Declaring zero-rated supplies on your Vat return is an immediate trigger for a SARS Vat audit
If you deal with:
Petroleum, diesel or illuminating paraffin
Goods temporarily admitted into South Africa; and
Foreign goods or services…
Both the buyer and the seller MUST be registered VAT vendors.
You must put both VAT registration numbers onto the contract.
The business must be sold as a going concern, and all the assets which are relevant to the sale must go with the sale.
Also, the business must be involved in income-earning activities from the date of transfer of ownership.
The whole business must be sold.
Or, alternatively, the sale must involve a section of the business that is able to operate separately and independently.
Both the buyer and the seller must agree in writing that the business is being sold as a going concern and at the zero rate.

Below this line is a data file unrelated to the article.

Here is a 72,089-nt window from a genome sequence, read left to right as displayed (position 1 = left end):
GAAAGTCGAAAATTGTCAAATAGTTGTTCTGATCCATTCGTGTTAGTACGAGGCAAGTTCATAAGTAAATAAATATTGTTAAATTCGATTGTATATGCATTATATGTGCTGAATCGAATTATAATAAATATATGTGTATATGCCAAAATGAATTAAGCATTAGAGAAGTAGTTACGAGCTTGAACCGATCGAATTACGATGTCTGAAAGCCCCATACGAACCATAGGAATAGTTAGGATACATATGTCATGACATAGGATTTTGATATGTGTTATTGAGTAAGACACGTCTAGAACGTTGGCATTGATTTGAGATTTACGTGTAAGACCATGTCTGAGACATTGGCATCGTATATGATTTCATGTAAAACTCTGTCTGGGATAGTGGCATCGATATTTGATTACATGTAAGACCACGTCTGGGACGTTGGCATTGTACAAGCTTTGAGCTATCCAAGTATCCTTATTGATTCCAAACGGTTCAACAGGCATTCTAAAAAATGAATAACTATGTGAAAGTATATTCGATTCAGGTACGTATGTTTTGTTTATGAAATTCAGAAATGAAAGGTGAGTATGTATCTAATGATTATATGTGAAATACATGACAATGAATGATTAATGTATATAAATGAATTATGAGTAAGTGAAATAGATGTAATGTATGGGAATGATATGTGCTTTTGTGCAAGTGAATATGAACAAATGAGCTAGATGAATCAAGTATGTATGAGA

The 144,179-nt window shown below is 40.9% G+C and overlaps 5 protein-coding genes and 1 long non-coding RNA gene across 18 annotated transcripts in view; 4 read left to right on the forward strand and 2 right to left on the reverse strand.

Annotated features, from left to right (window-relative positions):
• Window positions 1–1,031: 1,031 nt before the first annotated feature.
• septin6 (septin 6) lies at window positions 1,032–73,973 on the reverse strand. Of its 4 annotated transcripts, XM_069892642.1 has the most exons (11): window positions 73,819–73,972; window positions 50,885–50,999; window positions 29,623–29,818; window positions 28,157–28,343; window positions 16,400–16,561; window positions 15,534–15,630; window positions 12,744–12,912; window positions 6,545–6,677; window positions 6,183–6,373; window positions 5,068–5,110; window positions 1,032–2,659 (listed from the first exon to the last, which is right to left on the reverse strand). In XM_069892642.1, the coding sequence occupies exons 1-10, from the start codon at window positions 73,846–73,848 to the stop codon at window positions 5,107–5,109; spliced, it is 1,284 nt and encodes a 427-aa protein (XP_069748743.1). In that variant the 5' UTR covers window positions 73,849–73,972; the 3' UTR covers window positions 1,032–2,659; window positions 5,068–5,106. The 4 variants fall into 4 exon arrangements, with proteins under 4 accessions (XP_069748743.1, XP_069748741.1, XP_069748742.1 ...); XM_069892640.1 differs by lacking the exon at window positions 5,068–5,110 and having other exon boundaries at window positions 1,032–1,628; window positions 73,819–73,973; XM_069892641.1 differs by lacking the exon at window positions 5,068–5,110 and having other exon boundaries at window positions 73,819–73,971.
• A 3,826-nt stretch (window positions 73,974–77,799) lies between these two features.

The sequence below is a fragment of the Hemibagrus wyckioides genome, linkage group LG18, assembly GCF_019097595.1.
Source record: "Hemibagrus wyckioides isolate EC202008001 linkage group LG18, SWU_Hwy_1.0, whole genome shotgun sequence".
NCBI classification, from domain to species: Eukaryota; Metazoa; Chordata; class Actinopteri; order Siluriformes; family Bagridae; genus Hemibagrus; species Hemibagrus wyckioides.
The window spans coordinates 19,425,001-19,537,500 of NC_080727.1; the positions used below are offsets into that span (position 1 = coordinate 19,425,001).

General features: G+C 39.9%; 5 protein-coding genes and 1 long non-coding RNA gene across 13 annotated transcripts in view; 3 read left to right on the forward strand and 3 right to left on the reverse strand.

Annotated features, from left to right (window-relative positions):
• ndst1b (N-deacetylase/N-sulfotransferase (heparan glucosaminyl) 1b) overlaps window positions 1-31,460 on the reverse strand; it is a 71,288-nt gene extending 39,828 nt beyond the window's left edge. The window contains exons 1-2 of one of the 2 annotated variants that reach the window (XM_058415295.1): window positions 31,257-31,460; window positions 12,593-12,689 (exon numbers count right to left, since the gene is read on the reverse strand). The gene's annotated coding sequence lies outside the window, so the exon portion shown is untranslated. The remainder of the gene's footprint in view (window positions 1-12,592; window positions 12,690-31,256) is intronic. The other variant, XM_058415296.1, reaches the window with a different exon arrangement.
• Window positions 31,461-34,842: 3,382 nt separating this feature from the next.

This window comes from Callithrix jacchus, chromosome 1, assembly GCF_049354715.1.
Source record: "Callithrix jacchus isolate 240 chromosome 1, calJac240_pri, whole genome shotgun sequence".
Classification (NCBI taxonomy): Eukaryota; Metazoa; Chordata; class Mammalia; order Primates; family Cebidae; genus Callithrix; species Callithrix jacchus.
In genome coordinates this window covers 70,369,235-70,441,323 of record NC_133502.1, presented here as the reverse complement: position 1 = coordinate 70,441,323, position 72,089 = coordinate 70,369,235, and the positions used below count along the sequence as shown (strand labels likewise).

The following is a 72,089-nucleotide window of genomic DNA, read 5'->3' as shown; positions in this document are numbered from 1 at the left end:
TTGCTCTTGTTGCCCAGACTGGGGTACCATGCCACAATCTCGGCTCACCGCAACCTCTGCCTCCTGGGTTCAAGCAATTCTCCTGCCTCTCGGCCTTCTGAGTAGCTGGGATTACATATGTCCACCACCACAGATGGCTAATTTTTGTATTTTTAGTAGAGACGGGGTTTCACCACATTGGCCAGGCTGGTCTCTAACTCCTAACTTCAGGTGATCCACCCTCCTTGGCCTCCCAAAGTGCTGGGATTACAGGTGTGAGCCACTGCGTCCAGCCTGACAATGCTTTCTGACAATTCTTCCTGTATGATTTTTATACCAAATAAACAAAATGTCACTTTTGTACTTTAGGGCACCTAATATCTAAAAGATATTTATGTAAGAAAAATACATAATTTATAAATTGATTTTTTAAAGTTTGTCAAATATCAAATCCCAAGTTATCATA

More specifically, the contract must state: 'The supply is of a going concern. VAT at the zero-rate will be levied.'
If you fail to meet all of the criteria listed above, your business's sale MUST be levied at the standard VAT rate of 14%, which can cause difficulties for the buyer who must now pay 14% extra for VAT, and wait for it to be refunded.
At the end of the day, the 4 criteria above HAVE TO be met in order for the sale of a business to qualify for VAT at the zero rate, and failure
to meet them while trying to get the zero rate can see you being heavily penalised by SARS.
So don't go making that mistake!